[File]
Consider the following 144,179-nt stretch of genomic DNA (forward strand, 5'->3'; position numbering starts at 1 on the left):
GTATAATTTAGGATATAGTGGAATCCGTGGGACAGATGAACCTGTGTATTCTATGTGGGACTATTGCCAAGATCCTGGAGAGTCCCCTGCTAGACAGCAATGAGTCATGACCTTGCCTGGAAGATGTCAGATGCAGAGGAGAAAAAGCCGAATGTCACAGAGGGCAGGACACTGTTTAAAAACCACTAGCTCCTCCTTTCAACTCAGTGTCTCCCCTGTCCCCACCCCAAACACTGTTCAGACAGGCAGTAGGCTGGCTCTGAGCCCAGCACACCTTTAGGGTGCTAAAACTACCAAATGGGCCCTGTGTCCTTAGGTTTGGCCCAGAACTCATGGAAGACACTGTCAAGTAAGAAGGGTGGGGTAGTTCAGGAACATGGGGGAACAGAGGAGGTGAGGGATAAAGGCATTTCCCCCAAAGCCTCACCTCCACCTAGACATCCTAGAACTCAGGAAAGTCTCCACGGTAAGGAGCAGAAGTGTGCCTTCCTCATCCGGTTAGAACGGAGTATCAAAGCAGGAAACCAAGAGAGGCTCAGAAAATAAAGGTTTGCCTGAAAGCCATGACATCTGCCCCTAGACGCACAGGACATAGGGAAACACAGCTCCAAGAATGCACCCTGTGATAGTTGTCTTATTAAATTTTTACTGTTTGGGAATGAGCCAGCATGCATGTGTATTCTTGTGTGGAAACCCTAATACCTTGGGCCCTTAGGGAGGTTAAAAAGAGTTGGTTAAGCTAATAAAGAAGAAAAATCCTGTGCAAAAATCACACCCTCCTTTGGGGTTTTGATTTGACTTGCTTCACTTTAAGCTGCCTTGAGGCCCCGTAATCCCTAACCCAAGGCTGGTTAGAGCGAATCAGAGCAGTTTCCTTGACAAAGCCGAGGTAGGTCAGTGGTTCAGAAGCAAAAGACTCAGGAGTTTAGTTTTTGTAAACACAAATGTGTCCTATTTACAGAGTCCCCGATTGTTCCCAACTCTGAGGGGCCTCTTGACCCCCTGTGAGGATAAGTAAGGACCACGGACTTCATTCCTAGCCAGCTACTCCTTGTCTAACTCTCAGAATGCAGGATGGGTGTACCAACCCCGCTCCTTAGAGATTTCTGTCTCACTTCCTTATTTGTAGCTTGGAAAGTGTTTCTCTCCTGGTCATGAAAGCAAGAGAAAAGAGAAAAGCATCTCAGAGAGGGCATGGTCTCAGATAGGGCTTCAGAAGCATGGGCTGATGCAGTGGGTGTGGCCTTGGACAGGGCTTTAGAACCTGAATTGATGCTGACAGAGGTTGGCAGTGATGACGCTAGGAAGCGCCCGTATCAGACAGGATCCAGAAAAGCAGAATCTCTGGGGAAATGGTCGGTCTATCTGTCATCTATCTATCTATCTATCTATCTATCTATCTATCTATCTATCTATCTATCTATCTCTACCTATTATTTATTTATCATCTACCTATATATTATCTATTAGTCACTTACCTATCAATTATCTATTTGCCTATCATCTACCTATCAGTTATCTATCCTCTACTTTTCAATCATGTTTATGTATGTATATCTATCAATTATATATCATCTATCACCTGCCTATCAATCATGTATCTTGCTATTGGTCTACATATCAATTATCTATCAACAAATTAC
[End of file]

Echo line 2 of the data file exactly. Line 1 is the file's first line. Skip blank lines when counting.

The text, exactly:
GTATAATTTAGGATATAGTGGAATCCGTGGGACAGATGAACCTGTGTATTCTATGTGGGACTATTGCCAAGATCCTGGAGAGTCCCCTGCTAGACAGCAATGAGTCATGACCTTGCCTGGAAGATGTCAGATGCAGAGGAGAAAAAGCCGAATGTCACAGAGGGCAGGACACTGTTTAAAAACCACTAGCTCCTCCTTTCAACTCAGTGTCTCCCCTGTCCCCACCCCAAACACTGTTCAGACAGGCAGTAGGCTGGCTCTGAGCCCAGCACACCTTTAGGGTGCTAAAACTACCAAATGGGCCCTGTGTCCTTAGGTTTGGCCCAGAACTCATGGAAGACACTGTCAAGTAAGAAGGGTGGGGTAGTTCAGGAACATGGGGGAACAGAGGAGGTGAGGGATAAAGGCATTTCCCCCAAAGCCTCACCTCCACCTAGACATCCTAGAACTCAGGAAAGTCTCCACGGTAAGGAGCAGAAGTGTGCCTTCCTCATCCGGTTAGAACGGAGTATCAAAGCAGGAAACCAAGAGAGGCTCAGAAAATAAAGGTTTGCCTGAAAGCCATGACATCTGCCCCTAGACGCACAGGACATAGGGAAACACAGCTCCAAGAATGCACCCTGTGATAGTTGTCTTATTAAATTTTTACTGTTTGGGAATGAGCCAGCATGCATGTGTATTCTTGTGTGGAAACCCTAATACCTTGGGCCCTTAGGGAGGTTAAAAAGAGTTGGTTAAGCTAATAAAGAAGAAAAATCCTGTGCAAAAATCACACCCTCCTTTGGGGTTTTGATTTGACTTGCTTCACTTTAAGCTGCCTTGAGGCCCCGTAATCCCTAACCCAAGGCTGGTTAGAGCGAATCAGAGCAGTTTCCTTGACAAAGCCGAGGTAGGTCAGTGGTTCAGAAGCAAAAGACTCAGGAGTTTAGTTTTTGTAAACACAAATGTGTCCTATTTACAGAGTCCCCGATTGTTCCCAACTCTGAGGGGCCTCTTGACCCCCTGTGAGGATAAGTAAGGACCACGGACTTCATTCCTAGCCAGCTACTCCTTGTCTAACTCTCAGAATGCAGGATGGGTGTACCAACCCCGCTCCTTAGAGATTTCTGTCTCACTTCCTTATTTGTAGCTTGGAAAGTGTTTCTCTCCTGGTCATGAAAGCAAGAGAAAAGAGAAAAGCATCTCAGAGAGGGCATGGTCTCAGATAGGGCTTCAGAAGCATGGGCTGATGCAGTGGGTGTGGCCTTGGACAGGGCTTTAGAACCTGAATTGATGCTGACAGAGGTTGGCAGTGATGACGCTAGGAAGCGCCCGTATCAGACAGGATCCAGAAAAGCAGAATCTCTGGGGAAATGGTCGGTCTATCTGTCATCTATCTATCTATCTATCTATCTATCTATCTATCTATCTATCTATCTATCTATCTCTACCTATTATTTATTTATCATCTACCTATATATTATCTATTAGTCACTTACCTATCAATTATCTATTTGCCTATCATCTACCTATCAGTTATCTATCCTCTACTTTTCAATCATGTTTATGTATGTATATCTATCAATTATATATCATCTATCACCTGCCTATCAATCATGTATCTTGCTATTGGTCTACATATCAATTATCTATCAACAAATTAC